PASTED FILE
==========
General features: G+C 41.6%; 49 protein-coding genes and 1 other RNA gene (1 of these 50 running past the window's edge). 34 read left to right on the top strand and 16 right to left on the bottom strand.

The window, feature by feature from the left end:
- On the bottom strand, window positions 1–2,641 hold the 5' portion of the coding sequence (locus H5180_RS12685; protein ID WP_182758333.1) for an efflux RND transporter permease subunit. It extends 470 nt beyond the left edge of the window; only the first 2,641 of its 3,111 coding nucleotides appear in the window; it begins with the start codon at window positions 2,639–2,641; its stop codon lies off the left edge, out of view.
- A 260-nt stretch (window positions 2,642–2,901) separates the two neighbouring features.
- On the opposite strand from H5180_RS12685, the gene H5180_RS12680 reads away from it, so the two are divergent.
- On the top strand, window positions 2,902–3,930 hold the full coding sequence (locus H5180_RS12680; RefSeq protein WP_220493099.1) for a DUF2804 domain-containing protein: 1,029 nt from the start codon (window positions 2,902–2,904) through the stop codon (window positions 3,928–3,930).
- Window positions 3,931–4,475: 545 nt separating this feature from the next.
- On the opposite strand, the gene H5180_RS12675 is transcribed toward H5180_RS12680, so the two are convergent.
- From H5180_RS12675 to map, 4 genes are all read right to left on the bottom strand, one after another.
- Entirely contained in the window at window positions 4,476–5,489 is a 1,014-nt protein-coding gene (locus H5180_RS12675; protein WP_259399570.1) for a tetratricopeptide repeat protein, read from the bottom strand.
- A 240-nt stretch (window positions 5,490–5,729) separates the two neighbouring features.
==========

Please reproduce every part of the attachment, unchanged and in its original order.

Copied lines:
General features: G+C 41.6%; 49 protein-coding genes and 1 other RNA gene (1 of these 50 running past the window's edge). 34 read left to right on the top strand and 16 right to left on the bottom strand.

The window, feature by feature from the left end:
- On the bottom strand, window positions 1–2,641 hold the 5' portion of the coding sequence (locus H5180_RS12685; protein ID WP_182758333.1) for an efflux RND transporter permease subunit. It extends 470 nt beyond the left edge of the window; only the first 2,641 of its 3,111 coding nucleotides appear in the window; it begins with the start codon at window positions 2,639–2,641; its stop codon lies off the left edge, out of view.
- A 260-nt stretch (window positions 2,642–2,901) separates the two neighbouring features.
- On the opposite strand from H5180_RS12685, the gene H5180_RS12680 reads away from it, so the two are divergent.
- On the top strand, window positions 2,902–3,930 hold the full coding sequence (locus H5180_RS12680; RefSeq protein WP_220493099.1) for a DUF2804 domain-containing protein: 1,029 nt from the start codon (window positions 2,902–2,904) through the stop codon (window positions 3,928–3,930).
- Window positions 3,931–4,475: 545 nt separating this feature from the next.
- On the opposite strand, the gene H5180_RS12675 is transcribed toward H5180_RS12680, so the two are convergent.
- From H5180_RS12675 to map, 4 genes are all read right to left on the bottom strand, one after another.
- Entirely contained in the window at window positions 4,476–5,489 is a 1,014-nt protein-coding gene (locus H5180_RS12675; protein WP_259399570.1) for a tetratricopeptide repeat protein, read from the bottom strand.
- A 240-nt stretch (window positions 5,490–5,729) separates the two neighbouring features.